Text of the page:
Copyright Claimant:
Gladden Entertainment Corporation
Copyright Date:
29 May 1990
Copyright Number:
PA464056
Physical Properties:
Sound
Dolby Stereo ® in Selected Theatres
Color
Prints
Prints by Deluxe
Duration(in mins):
97
Length(in feet):
9,171
MPAA Rating:
PG-13
Country:
United States
Language:
English
PCA No:
30217
Passed by NBR:
No
SYNOPSIS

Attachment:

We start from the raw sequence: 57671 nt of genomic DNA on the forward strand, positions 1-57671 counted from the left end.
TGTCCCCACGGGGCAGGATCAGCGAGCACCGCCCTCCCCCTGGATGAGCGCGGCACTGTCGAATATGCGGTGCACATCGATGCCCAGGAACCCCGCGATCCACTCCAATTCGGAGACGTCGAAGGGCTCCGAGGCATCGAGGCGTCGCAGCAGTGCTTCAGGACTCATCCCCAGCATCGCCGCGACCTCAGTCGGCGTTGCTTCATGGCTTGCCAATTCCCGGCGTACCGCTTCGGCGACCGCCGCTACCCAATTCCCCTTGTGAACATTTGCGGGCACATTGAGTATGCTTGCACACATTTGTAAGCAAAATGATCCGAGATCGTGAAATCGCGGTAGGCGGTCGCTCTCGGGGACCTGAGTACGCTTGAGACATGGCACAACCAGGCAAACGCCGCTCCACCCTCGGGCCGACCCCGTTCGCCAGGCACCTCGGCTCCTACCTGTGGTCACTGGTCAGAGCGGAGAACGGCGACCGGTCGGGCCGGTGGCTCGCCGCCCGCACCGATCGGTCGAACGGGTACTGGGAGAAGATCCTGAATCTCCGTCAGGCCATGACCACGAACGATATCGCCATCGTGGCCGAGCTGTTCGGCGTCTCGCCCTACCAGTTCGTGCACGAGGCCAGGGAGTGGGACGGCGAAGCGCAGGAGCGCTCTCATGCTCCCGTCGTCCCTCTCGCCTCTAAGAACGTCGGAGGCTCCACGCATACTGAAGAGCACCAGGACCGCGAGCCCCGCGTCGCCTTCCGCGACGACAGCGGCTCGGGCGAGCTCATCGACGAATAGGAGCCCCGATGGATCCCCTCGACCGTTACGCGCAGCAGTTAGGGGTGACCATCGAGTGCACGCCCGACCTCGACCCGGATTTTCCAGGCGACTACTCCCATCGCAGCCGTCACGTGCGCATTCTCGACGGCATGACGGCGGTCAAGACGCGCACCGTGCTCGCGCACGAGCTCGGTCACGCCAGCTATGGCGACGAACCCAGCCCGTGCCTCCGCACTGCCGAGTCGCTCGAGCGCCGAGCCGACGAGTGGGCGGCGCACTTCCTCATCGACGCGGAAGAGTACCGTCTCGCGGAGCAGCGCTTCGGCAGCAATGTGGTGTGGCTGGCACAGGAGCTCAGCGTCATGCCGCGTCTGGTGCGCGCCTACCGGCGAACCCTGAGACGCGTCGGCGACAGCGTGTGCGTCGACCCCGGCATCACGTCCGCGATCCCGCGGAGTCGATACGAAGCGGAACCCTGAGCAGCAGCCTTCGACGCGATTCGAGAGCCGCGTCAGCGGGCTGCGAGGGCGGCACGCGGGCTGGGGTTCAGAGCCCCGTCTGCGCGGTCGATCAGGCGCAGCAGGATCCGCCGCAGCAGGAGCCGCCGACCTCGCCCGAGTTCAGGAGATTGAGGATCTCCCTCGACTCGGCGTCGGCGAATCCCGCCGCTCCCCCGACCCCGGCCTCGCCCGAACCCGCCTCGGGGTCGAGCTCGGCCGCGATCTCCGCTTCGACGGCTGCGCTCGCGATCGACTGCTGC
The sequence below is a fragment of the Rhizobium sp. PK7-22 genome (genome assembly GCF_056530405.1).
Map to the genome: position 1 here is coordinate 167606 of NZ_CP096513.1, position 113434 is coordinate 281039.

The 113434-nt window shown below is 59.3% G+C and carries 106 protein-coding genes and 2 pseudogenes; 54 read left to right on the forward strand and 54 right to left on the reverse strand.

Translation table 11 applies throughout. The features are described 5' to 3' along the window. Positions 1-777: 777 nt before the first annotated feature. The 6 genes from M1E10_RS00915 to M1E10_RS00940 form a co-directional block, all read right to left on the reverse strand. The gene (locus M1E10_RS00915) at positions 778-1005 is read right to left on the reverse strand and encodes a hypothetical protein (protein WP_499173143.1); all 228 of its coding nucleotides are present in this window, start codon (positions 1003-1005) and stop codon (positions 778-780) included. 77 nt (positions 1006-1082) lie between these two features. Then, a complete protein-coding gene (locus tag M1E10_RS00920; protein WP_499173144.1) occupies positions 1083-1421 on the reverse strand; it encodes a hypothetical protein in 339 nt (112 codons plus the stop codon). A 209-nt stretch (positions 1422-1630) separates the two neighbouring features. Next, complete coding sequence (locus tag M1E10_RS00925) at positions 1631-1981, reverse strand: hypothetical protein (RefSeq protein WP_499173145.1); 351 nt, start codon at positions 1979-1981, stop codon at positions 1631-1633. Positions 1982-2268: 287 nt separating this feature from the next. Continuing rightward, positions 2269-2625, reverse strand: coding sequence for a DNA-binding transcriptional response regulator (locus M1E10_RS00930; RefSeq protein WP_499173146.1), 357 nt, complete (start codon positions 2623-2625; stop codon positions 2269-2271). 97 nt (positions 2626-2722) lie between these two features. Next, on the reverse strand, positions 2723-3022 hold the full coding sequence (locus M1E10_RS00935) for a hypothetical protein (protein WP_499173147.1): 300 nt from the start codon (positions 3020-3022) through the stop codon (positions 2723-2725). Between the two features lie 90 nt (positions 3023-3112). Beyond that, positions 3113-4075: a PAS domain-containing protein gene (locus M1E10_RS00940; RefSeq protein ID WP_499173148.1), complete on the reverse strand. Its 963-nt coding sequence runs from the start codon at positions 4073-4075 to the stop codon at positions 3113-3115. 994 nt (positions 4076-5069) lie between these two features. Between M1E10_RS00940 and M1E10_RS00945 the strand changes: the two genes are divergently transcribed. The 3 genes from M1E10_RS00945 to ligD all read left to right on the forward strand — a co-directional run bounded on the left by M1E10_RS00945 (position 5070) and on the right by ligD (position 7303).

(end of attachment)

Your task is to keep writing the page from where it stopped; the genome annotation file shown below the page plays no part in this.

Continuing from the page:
Robbers hijack a U.S. Army truck and steal boxes of .50-caliber ammunition. When a police car follows them, leader Carl Stark fires at it with a rocket launcher and blows the car up. Elsewhere, policemen in a Seattle, Washington, squad room give Burt Simpson a premature retirement party with donuts, but the captain orders them back to work. Fearing being shot by an armor-piercing bullet before retirement, Burt wears two bulletproof vests under his shirt as he goes on duty as a plainclothes detective. He and his partner, Ernie Dills, patrol the streets in an unmarked car. As Burt peruses the wanted posters in the daily bulletin, he looks up and sees the familiar face of Carl Stark walking on the street. He and Ernie give chase on foot, but Stark disappears into an apartment building. Rather than call for backup, Ernie proceeds down a hallway and sees a suspicious door. He is ready to knock, but Burt Simpson holds him back. Suddenly, a shotgun blast tears a hole in the door. Burt and Ernie crash into the apartment and chase Stark up a fire escape to the roof, where he accidentally drops his weapon on Burt’s head. When the felon leaps to another building, Burt grabs Ernie and refuses to let him jump. At end-of-the-day roll call, the captain asks if they stopped the pursuit because Burt has only eight more days on the force. Luckily, Stark dropped his experimental weapon, which was part of last week’s hijacked Army shipment. Federal agents believe the job was done by a Chicago, Illinois, gang led by Carl Stark, and the captain warns Burt he had better not “chicken out” the ... +